In a previous post, I explained the vital importance of ancillary income for your club or venue. This income stream covers everything non-ticketed such as VIP, lawn chairs, bottle service, merchandise, food, and beverages. You can only sell your customer one ticket but multiple ancillary units. This makes the latter a key component of your venue’s profitability.
That is unless you unknowingly fix them.
Let’s take a hypothetical club that holds 1,000 people and assume that each person pays $20 to get into the facility. This leads to $20,000 in income. Let’s also assume that the venue only sells the ancillary value stream of alcohol. Now let’s look at two scenarios.
Scenario One – 21 plus only club:
In this scenario, you only allow persons 21 and older into the venue. For simplicity, let’s say 80% of those patrons drink and the average drink costs $10. This leads to an additional $8,000 in income for your venue. If you have one show per week, this leads to an additional $416,000 per year.
Scenario Two – 18 plus club:
In this scenario, you have a mix of 50% persons aged 18-20 and 50% persons aged 21 and older. Using the same assumptions above, we now have 80% from only 500 fans buying drinks. This has cut our ancillary income in half to $4,000 per night or only $208,000 per year.
You just “fixed” your ancillary sales and unknowingly cut your additional profitability in half. If you continue this trend, you do so further reducing your daily, weekly, monthly, and yearly profit. A 75% underage to 25% drinking age mix leads to only $2,000 per night of ancillary income, which is just $104,000 per year. You are leaving $312,000 on the table.
Hopefully, these numbers demonstrate the importance of understanding how your ancillary revenue stream relates to your customer mix. With this understanding, you can now look for ways to adjust these variables in favor of profitability. Here are a few options for the scenario above.
Adjust the Customer Mix: This starts with understanding your market demand and business objectives. If alcohol is a main ancillary driver and your market has a healthy collection of 21 plus patrons to pull from, simply making your club 21 and older might be the best option. Otherwise, you will have to put in place ticketing and operational procedures that limit the non-drinking age patrons to an established percentage or adjust one of the other variables to make up the difference.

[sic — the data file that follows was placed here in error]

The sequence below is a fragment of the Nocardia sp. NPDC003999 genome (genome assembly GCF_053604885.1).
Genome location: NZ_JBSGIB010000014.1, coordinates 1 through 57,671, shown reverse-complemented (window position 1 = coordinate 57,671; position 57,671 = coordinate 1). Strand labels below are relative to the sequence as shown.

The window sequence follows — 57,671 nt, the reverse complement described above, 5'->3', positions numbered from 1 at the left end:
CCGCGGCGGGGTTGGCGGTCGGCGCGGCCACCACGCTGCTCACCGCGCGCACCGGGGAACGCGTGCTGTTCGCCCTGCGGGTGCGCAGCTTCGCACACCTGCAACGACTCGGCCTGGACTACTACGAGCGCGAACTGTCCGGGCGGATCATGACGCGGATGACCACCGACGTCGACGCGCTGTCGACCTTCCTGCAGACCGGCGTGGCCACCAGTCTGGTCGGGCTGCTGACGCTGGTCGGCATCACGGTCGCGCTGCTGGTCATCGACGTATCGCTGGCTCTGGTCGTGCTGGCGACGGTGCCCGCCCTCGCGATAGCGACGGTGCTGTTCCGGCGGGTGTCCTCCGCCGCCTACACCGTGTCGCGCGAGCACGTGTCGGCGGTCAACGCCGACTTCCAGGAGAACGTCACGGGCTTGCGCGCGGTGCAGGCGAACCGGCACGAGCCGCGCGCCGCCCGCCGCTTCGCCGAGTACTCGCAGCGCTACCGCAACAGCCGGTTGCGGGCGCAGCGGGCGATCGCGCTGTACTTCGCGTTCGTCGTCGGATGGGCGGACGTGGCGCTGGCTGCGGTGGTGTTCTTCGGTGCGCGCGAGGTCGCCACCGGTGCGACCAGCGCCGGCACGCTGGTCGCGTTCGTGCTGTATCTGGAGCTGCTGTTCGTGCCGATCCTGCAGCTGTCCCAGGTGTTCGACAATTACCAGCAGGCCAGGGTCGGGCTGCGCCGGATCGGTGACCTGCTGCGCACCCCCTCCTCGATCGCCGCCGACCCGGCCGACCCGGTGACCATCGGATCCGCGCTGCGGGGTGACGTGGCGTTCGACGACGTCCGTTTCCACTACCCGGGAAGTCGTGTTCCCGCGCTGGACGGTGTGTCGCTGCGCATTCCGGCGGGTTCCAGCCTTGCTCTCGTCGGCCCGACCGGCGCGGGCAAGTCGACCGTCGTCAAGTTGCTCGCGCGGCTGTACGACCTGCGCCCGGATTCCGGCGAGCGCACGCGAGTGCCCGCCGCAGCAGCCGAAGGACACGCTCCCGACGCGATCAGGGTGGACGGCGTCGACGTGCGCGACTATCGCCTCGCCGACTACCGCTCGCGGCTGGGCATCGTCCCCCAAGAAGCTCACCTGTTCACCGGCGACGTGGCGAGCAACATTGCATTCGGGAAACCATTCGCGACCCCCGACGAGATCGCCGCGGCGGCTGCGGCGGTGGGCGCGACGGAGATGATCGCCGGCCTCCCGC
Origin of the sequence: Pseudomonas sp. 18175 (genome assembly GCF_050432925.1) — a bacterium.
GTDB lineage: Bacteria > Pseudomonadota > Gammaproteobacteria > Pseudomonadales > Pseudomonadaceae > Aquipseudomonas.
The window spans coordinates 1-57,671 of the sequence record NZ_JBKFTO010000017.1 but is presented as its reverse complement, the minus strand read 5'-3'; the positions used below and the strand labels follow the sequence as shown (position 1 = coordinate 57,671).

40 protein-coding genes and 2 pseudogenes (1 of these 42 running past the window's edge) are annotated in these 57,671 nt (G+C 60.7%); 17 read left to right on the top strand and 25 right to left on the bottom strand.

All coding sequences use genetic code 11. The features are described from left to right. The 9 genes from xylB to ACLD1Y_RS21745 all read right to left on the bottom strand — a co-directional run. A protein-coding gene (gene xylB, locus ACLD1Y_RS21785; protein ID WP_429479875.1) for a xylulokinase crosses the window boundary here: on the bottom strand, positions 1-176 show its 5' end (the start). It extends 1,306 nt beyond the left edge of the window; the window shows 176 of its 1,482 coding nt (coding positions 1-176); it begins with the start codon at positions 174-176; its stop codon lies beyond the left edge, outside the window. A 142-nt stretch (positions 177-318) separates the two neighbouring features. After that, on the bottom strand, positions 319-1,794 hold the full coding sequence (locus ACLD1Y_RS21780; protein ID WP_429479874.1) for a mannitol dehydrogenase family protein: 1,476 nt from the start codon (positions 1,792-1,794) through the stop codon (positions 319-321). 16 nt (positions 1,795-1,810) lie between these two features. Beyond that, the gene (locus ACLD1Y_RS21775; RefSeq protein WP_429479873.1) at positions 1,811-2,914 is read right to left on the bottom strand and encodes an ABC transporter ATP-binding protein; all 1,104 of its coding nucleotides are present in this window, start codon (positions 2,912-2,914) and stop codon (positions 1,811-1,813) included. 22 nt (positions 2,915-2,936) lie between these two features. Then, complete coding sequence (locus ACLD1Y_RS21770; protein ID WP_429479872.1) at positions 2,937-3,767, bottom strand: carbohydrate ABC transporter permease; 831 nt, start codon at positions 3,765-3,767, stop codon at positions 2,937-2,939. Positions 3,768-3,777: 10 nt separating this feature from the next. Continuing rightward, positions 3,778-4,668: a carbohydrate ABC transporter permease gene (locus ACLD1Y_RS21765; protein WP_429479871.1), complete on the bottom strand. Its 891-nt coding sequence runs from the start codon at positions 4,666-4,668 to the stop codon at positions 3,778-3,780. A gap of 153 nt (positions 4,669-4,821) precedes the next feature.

Add Additional Revenue Streams: Introduce non-restrictive ancillary options such as VIP, food, and merchandise options that appeal to your underage clients.
Pricing Strategy: Charge the 18-20 year-olds a higher entrance fee to counteract the loss you will incur from their lack of ancillary purchases. The best way to do this is to look at your historic bar sales to establish a baseline for the number of drinks purchased per each patron. If you find this to be two drinks per person, then you need to tack on a premium of $20 per ticket (based on the assumptions above) for each underage patron.
The key is to remember that you are in business to maximize your shareholder wealth and that venue profit potential is fixed by its capacity. For every underage patron you let in, you cannot let in a legal drinking age fan who would (most likely) contribute to additional income for your business. As a manager, it is your responsibility to find ways to maximize the profit potential by controlling your customer mix, your products offered, and your pricing strategies.